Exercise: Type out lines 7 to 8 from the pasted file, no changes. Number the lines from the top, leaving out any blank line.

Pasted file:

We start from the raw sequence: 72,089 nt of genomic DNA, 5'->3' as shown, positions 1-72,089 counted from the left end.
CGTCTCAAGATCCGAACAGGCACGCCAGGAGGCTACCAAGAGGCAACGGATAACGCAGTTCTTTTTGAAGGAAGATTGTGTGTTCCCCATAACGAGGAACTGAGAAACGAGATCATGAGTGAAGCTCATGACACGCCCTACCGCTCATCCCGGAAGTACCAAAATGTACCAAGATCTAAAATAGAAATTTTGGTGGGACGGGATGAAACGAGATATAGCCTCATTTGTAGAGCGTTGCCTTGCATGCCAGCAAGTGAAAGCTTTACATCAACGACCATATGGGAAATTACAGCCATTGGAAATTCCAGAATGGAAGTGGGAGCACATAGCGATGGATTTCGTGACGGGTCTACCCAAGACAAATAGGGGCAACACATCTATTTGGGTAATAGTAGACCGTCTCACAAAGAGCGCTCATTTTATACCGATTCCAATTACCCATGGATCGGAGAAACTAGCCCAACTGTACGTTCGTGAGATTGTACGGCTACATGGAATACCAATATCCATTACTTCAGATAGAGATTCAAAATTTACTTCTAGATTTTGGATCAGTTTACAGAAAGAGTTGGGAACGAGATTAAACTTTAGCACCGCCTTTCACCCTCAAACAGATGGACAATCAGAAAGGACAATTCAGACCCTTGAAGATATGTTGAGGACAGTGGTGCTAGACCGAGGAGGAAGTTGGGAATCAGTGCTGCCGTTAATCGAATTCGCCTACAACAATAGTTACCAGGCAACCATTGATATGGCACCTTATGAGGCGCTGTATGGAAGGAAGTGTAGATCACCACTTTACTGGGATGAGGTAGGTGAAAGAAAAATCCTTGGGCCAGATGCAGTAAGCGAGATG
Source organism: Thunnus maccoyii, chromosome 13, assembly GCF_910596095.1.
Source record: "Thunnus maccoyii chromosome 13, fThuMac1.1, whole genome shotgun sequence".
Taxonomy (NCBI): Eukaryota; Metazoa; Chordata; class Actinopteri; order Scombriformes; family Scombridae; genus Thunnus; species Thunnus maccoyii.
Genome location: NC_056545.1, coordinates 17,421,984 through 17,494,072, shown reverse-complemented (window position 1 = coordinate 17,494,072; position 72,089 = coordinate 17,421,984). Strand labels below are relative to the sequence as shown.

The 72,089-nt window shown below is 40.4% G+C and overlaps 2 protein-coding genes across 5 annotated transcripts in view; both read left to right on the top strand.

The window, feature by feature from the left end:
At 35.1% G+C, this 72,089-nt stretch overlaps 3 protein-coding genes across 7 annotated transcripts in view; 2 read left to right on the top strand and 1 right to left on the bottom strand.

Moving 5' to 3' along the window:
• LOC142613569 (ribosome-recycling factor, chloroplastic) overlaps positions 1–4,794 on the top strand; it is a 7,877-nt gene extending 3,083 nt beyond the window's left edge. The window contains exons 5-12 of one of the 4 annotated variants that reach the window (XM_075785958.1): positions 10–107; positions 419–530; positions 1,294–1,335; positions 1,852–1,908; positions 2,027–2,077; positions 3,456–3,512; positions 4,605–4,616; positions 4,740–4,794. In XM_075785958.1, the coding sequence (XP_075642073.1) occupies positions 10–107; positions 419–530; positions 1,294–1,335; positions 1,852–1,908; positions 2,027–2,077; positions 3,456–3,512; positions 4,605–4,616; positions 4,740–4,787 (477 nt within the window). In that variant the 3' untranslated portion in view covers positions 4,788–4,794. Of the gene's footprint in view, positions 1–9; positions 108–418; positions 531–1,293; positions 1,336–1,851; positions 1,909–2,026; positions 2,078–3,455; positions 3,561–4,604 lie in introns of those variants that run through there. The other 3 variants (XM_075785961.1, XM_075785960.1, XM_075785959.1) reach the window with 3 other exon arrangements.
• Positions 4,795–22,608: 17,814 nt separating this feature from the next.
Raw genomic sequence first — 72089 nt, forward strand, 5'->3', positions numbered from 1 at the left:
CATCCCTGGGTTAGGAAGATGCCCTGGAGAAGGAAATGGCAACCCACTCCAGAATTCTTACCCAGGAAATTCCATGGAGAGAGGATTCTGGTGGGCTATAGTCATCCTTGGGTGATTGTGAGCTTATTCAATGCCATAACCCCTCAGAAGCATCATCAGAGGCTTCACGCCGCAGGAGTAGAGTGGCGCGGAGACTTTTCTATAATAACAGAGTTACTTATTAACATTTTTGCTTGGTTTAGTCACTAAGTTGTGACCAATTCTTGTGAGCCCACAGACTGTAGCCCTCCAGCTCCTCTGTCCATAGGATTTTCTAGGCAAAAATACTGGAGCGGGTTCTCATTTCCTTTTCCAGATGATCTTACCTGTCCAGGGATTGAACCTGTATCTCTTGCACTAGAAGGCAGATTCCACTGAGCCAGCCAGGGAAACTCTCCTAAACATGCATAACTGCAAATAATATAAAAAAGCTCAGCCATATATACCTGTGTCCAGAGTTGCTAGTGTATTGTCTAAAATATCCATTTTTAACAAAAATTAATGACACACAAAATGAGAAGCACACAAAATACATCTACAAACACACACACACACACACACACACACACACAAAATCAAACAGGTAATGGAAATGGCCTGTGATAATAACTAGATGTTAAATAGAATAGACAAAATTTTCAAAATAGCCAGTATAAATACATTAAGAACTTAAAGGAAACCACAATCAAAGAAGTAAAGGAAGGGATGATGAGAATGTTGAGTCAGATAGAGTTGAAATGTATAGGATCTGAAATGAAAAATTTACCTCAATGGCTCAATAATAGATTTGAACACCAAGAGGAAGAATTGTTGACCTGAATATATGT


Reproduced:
The 72,089-nt window shown below is 40.4% G+C and overlaps 2 protein-coding genes across 5 annotated transcripts in view; both read left to right on the top strand.

The window, feature by feature from the left end: